It is often said that music expresses that which cannot be put into words. On very rare occasions one encounters musicians whose performances and talents render an attempt to describe what they do as futile and completely inadequate. Such is the case with pianist Gabriela Montero. She was seen by hundreds of millions of people playing in a quartet along with Yo-Yo Ma, Itzhak Perlman, and Anthony McGill, at the inauguration of President Obama; this concert at Duke's Reynolds Auditorium was her first public appearance since that momentous occasion. Her residency at Duke University, which included a masterclass the previous Thursday, was sponsored by Duke Performances. Originally her concert was to be a standard fare piano recital, but it was announced about a week ago that the entire program was to consist of improvisations on themes presented to Ms. Montero by the audience during the concert – not beforehand. This resulted in an evening that can best be described as the musical equivalent of the burning bush.
Musical improvisation – the ability instantaneously and simultaneously to create and play a coherent musical composition – was once a required facet of a total musical package, but now, for nearly all classically trained musicians (except for some organists), that skill has disappeared from the musical landscape like the dinosaurs. The early 20th century saw the resurgence of this mysterious and wonderful skill with the development of jazz. The ability to improvise on harmonic changes and melodies became an indispensable and expected skill. Montero makes it clear that she is not a jazz musician, and her creations generally do not sound anything like one. This absolutely stunning and musically miraculous skill of Montero seems to be as inexplicable and nearly alchemistic to her as to the listener. In her own words, "When I improvise, I seem to inhabit a white void, and that is where my music comes from. I can't stress enough how the process that these improvisations go through (and myself!) is as much a puzzle to me as it is to everyone who asks me 'How do you do it?'"
Montero came out and explained the ground rules of this concert, the likes of which most people had never experienced. Quite simply, anyone in the audience could just name and/or sing a musical theme – anything at all. The first was the lush 18th variation from the Rachmaninov variations on Paganini's 24th violin caprice. Montero first played the unadorned melody, then briefly gathered her thoughts (or contacted the musical gods!) and launched into a nearly unimaginable display of spontaneous creation. Someone walking in would have thought that this was a newly discovered composition by Bach as she weaved fully developed fugues out of this romantic theme.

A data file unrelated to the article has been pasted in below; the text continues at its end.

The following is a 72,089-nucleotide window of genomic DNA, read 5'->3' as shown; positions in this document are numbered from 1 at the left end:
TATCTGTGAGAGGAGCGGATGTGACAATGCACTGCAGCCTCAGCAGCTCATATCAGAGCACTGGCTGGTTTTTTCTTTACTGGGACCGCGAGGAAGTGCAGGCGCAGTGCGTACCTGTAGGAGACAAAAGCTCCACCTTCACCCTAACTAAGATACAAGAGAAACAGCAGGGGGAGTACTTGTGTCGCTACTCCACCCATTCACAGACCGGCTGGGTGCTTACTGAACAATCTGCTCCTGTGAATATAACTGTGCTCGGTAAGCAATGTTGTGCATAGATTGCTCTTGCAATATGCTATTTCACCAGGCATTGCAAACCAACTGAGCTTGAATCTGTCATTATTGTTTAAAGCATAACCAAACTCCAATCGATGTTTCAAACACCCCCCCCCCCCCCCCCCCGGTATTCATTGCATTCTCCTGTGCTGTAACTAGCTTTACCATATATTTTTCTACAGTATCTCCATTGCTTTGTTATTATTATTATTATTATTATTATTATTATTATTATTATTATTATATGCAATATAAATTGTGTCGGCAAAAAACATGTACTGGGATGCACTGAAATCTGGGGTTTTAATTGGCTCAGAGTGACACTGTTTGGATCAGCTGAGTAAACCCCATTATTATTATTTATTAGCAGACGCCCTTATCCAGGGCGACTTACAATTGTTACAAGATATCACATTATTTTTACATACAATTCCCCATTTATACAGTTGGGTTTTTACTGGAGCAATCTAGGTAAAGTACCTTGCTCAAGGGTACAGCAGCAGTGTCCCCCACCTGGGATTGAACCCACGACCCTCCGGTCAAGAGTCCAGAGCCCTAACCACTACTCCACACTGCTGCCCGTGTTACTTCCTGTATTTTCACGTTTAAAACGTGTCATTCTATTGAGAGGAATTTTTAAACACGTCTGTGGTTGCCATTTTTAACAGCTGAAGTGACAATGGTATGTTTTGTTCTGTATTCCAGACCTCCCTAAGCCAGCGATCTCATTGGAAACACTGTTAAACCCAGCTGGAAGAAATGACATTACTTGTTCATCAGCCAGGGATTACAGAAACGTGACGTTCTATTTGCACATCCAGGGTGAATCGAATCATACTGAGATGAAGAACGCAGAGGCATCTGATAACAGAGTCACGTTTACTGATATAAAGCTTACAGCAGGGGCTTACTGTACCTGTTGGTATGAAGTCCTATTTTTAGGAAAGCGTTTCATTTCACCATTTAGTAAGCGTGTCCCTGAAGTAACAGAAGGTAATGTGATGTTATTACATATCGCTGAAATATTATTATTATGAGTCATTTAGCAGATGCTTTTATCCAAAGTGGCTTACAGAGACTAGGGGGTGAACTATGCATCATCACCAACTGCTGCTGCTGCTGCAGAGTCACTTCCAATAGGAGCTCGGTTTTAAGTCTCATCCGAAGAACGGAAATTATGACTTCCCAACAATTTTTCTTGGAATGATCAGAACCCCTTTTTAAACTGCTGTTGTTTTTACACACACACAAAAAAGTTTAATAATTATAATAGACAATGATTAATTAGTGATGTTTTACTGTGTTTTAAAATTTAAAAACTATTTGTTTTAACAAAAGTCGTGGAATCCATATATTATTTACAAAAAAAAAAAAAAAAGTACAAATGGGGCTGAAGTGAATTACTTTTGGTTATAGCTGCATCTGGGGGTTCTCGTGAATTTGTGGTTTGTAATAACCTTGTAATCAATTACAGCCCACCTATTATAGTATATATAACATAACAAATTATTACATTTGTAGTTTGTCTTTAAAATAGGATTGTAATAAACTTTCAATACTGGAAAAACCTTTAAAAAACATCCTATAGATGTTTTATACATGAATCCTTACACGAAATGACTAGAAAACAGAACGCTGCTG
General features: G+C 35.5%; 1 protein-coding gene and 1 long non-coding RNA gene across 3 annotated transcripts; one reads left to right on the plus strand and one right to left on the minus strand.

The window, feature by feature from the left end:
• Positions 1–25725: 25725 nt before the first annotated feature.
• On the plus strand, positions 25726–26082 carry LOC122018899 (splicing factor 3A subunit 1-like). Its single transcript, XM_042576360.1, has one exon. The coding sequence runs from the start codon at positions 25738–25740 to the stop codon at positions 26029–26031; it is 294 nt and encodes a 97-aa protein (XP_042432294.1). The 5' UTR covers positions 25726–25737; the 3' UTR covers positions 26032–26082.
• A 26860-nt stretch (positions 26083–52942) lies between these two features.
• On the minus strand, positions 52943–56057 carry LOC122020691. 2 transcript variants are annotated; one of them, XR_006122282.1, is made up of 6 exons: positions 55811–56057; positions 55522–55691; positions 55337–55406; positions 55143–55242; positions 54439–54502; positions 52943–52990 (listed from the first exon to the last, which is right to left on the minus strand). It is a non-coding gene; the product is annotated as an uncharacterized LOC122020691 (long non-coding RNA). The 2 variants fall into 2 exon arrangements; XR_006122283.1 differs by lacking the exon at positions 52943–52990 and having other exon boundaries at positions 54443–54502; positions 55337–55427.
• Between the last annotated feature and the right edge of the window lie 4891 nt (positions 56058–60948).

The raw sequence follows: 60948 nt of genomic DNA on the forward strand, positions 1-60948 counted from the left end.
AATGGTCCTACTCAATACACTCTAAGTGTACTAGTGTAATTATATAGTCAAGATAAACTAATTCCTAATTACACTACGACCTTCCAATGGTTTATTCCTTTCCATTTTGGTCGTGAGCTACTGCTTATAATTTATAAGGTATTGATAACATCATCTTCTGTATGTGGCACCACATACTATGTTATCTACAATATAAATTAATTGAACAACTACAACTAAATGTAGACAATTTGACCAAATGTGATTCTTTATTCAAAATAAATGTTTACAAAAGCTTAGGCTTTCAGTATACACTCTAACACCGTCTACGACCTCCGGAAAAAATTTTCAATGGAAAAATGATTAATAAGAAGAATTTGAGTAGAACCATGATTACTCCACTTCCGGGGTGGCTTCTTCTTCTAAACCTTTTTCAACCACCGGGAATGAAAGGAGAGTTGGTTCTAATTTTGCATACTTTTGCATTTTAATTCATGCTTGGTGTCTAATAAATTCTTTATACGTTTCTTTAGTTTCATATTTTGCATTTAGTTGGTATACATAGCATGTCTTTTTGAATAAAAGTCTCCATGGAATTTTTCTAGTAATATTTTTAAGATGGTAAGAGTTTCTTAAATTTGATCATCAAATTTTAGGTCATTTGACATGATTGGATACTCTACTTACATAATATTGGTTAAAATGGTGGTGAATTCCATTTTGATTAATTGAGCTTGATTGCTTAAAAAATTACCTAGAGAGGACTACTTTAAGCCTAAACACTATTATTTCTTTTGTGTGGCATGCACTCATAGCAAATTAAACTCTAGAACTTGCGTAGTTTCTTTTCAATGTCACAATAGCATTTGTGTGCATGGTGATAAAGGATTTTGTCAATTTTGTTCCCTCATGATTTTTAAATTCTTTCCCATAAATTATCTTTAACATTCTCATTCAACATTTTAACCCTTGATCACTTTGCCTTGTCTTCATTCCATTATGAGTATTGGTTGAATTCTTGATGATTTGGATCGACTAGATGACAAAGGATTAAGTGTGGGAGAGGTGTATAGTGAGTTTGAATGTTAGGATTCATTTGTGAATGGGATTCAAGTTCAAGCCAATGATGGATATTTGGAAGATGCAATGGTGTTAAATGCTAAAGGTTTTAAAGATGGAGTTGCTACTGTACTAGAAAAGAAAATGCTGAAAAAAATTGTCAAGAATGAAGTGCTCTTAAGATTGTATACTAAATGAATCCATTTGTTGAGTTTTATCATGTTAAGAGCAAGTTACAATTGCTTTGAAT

It quickly became obvious that despite her supernatural gifts, Montero is down-to-earth, friendly, and unpretentious. The initial reticence and shyness of the audience soon changed to an "American Idol" atmosphere as people were freely singing out all sorts of themes. The next two stayed decidedly traditional with improvisations of the rondo movement of Mozart's "Turkish" piano sonata, followed by the main theme of Tchaikovsky's first piano concerto. It was quite interesting to hear her creation based on "Over the Rainbow" since this was an opportunity to hear an American standard and the different ways a jazz pianist might handle this as opposed to Montero (she is one-of-a-kind so there is no category for her).
The rather simplistic and somewhat insipid theme from "Star Wars" was magically transformed into a Debussy-like panorama that cemented the fact that we were all witnessing a phenomenon that defied worldly explanation. She then accepted my request for the opening theme of Stravinsky's "Rite of Spring." But it was the next one – the Habanera from Carmen – that almost made you want to prick her finger to see if she bled and was human. She began by using this sensuous and sinewy theme as the subject of a grand fugue and then took us on a magical tour through nearly every musical style leading up to a stride piano and Joplin-like style. It ended with a nod to her native Venezuela with infectious latin rhythms. The evening ended with the appropriately fantastic imagery of "When the moon hits your eye like a big pizza pie" of Dean Martin's hit "That's Amore."
Even without this "white void" gift of improvisation, Montero possesses the epitome of fluid keyboard technique. Her upper body remains nearly motionless as her arms, hands, and fingers do the bare minimal motion to get the job done. She truly gives new meaning to the term "effortless technique." When experiencing a concert by great artists, musicians often vacillate between feelings of great inspiration to utter hopelessness that they could ever play even remotely like that. This was different – tonight we truly witnessed a musical miracle. The artist herself acknowledges the mystery of it all, so whatever your beliefs may be, one thing is clear: something is playing through her.